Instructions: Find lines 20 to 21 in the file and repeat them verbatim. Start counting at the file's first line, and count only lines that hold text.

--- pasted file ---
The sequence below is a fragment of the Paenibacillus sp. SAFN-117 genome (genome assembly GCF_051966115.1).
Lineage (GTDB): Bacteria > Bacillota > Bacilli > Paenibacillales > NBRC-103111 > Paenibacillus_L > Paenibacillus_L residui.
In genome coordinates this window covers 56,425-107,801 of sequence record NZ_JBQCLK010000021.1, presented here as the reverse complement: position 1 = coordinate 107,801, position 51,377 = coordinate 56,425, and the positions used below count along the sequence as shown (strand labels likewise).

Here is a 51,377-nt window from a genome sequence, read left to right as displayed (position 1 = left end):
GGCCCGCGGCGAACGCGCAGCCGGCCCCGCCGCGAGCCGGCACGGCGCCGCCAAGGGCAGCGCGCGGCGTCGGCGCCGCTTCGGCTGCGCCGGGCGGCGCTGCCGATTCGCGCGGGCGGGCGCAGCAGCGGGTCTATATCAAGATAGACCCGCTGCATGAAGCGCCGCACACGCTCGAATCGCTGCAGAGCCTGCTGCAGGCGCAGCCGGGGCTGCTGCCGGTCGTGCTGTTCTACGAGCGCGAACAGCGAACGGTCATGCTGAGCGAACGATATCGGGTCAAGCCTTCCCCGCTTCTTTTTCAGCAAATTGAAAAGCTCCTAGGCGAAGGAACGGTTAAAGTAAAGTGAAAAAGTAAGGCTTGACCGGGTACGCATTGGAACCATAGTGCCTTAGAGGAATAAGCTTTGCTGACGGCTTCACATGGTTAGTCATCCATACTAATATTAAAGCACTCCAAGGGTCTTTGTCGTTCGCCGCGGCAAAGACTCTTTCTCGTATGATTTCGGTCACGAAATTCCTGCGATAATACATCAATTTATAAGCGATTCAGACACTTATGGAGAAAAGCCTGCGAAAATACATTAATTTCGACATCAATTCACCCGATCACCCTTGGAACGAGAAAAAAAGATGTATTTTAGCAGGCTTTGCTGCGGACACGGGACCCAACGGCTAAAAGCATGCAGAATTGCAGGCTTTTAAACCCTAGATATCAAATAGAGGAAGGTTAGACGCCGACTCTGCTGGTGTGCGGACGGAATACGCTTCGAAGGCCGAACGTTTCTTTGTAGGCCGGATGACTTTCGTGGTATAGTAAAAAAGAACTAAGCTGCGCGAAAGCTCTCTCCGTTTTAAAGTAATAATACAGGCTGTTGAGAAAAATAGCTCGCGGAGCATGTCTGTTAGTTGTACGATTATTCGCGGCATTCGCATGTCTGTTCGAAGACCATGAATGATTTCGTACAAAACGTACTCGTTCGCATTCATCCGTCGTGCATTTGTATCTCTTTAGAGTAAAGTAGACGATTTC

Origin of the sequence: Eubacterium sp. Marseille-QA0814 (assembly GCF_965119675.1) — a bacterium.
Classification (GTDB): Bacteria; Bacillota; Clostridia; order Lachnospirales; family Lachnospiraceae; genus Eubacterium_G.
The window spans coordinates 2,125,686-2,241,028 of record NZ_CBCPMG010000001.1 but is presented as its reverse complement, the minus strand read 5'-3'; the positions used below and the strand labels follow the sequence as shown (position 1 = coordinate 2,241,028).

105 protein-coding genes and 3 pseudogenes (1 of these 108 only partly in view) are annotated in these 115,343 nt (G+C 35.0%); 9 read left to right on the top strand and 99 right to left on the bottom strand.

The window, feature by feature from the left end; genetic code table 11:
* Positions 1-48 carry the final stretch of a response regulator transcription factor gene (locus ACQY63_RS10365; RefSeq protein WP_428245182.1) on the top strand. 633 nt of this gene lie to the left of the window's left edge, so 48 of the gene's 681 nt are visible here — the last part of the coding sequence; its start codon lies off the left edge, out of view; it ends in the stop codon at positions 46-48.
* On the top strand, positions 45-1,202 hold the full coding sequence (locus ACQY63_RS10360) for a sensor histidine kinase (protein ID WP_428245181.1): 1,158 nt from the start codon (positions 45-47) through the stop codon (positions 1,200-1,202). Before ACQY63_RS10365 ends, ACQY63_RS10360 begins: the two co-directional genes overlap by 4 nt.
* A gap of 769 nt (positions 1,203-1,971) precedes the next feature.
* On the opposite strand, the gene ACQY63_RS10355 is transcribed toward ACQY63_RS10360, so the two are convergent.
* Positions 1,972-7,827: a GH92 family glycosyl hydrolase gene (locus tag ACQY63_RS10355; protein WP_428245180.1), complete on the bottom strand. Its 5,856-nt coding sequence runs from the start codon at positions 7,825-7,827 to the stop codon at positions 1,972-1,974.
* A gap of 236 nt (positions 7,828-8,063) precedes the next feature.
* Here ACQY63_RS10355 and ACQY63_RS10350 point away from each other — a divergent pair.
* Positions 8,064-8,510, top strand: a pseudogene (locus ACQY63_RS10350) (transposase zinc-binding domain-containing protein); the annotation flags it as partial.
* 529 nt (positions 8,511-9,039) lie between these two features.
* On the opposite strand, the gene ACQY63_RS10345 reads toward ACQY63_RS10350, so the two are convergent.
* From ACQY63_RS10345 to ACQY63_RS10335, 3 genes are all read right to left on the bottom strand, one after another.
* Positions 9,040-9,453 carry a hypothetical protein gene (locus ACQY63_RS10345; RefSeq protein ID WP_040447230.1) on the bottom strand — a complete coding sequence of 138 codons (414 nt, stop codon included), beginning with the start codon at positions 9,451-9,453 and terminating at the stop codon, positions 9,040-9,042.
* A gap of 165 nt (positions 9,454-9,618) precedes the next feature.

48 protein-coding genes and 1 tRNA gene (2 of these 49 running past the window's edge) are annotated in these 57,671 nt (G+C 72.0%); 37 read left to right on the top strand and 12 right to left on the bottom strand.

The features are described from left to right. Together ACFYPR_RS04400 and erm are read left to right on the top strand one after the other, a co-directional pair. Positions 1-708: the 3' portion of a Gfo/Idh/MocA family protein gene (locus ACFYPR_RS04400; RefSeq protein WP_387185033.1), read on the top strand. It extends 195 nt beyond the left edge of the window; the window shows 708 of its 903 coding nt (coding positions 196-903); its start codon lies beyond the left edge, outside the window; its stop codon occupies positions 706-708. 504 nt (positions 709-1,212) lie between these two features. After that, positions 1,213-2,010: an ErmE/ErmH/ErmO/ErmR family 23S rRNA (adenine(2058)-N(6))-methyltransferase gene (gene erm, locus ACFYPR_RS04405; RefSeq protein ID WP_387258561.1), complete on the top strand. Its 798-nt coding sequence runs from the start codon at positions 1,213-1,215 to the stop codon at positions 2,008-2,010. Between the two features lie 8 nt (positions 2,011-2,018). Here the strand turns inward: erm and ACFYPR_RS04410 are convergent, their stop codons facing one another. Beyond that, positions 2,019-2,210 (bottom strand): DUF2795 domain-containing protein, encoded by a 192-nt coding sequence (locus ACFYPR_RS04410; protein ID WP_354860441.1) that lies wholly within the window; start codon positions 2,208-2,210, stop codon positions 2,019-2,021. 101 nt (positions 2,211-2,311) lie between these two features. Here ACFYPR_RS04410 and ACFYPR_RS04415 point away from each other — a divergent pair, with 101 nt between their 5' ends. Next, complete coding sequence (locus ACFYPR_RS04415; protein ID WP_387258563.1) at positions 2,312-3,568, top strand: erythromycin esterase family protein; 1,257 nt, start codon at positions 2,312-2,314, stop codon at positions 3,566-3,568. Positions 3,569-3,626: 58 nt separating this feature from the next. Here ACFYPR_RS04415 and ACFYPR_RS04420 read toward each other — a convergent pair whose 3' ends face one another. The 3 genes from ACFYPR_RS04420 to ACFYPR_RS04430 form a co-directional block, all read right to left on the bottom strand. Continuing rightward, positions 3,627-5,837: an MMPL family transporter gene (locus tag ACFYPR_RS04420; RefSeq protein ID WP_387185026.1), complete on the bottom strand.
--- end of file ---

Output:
* On the opposite strand, the gene ACQY63_RS10345 reads toward ACQY63_RS10350, so the two are convergent.
* From ACQY63_RS10345 to ACQY63_RS10335, 3 genes are all read right to left on the bottom strand, one after another.